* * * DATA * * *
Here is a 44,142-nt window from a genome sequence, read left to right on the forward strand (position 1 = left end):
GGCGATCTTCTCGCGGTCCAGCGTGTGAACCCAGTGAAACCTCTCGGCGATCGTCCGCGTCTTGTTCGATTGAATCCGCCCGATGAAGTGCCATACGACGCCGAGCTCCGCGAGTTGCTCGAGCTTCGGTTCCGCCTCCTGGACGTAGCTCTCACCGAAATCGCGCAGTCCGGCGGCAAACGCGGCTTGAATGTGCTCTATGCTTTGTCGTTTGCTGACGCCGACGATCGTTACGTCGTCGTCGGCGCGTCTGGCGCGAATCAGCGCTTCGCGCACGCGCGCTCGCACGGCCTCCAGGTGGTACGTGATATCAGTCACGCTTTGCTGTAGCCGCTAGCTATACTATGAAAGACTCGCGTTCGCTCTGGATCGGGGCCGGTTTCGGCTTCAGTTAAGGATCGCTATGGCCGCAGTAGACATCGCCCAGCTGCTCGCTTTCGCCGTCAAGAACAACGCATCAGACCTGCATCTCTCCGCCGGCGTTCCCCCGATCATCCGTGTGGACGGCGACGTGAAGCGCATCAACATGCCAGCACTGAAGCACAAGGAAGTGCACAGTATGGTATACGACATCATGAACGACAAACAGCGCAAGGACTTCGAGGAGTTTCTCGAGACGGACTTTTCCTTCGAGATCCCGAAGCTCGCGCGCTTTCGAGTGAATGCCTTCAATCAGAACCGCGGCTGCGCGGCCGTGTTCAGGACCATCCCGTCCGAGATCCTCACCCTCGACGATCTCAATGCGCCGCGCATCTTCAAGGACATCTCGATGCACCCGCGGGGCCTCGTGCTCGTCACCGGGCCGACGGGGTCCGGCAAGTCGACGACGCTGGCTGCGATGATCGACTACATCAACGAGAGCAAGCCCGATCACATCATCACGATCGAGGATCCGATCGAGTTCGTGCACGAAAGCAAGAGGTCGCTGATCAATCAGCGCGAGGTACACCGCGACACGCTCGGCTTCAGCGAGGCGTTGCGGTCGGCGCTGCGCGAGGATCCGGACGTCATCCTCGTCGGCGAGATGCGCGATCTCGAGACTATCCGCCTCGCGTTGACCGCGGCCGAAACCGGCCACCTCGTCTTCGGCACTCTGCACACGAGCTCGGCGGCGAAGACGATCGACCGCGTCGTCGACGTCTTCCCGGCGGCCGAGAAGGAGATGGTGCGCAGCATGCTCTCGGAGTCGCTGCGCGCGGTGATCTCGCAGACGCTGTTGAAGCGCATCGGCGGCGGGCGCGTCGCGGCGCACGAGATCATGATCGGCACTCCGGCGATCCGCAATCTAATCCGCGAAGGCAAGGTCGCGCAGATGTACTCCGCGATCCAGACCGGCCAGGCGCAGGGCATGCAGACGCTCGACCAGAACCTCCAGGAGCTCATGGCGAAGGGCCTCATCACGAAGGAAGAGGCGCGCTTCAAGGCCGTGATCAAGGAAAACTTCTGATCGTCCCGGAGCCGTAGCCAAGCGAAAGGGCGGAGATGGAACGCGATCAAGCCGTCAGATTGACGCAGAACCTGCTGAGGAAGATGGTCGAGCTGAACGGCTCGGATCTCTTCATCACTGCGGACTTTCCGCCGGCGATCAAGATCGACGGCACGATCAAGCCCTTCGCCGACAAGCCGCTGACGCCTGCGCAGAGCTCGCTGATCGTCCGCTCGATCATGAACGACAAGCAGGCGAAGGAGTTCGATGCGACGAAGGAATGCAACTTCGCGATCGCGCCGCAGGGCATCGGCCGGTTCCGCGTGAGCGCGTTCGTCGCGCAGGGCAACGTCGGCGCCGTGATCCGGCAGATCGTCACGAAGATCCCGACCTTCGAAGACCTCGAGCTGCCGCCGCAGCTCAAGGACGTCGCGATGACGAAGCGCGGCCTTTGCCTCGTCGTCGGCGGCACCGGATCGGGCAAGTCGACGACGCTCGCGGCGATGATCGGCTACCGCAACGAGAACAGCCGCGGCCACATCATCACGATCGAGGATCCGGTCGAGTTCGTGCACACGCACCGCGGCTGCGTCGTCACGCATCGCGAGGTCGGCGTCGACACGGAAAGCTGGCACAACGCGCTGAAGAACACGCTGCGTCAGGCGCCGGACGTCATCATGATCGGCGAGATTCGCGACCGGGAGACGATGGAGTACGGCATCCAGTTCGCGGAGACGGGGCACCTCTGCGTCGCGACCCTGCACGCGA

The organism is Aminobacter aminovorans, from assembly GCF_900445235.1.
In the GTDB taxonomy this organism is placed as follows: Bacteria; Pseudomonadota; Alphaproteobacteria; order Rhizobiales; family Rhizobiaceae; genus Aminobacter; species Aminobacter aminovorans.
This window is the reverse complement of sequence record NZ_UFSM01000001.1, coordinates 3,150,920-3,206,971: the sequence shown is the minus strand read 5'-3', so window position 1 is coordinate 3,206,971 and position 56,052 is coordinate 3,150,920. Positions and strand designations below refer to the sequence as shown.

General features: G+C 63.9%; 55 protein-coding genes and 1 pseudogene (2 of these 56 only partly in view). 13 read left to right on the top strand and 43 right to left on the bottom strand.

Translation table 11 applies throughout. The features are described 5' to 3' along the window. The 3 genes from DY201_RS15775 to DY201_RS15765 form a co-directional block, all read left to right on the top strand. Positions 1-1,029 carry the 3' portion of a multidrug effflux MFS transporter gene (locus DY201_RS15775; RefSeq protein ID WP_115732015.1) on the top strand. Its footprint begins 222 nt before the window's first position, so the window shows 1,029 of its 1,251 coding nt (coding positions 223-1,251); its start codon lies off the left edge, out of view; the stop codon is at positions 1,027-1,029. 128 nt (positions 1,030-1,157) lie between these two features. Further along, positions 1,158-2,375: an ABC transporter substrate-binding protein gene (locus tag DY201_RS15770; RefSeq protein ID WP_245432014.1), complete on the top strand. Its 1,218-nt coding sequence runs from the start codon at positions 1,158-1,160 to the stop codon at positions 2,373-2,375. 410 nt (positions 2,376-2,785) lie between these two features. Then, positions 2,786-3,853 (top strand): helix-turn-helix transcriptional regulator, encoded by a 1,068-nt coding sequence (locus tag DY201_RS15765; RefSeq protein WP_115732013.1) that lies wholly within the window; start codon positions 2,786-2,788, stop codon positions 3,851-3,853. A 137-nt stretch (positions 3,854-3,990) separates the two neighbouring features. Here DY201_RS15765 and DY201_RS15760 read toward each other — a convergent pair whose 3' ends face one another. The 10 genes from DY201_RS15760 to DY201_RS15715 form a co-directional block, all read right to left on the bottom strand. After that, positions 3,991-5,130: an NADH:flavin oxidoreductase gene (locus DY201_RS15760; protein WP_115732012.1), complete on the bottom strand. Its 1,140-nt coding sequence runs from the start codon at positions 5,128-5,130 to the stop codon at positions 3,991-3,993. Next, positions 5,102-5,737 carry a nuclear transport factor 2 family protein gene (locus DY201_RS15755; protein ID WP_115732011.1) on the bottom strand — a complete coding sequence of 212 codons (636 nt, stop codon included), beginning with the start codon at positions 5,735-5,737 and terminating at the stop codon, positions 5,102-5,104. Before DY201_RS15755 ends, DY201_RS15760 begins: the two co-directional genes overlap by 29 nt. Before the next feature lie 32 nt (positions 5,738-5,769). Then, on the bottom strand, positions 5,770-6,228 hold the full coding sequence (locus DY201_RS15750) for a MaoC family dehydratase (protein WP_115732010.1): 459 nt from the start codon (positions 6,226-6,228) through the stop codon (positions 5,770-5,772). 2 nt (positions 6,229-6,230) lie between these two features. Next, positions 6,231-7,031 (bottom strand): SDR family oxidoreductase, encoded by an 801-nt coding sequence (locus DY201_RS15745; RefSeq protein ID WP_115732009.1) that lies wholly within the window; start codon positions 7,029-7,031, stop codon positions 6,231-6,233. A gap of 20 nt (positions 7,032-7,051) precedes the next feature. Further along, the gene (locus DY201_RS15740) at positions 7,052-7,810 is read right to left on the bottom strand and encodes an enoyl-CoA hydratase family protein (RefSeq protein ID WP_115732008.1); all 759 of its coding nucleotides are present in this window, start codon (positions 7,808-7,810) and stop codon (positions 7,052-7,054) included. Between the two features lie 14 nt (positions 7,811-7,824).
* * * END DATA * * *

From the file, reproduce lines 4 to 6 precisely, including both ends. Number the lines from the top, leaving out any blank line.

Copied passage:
In the GTDB taxonomy this organism is placed as follows: Bacteria; Pseudomonadota; Alphaproteobacteria; order Rhizobiales; family Rhizobiaceae; genus Aminobacter; species Aminobacter aminovorans.
This window is the reverse complement of sequence record NZ_UFSM01000001.1, coordinates 3,150,920-3,206,971: the sequence shown is the minus strand read 5'-3', so window position 1 is coordinate 3,206,971 and position 56,052 is coordinate 3,150,920. Positions and strand designations below refer to the sequence as shown.

General features: G+C 63.9%; 55 protein-coding genes and 1 pseudogene (2 of these 56 only partly in view). 13 read left to right on the top strand and 43 right to left on the bottom strand.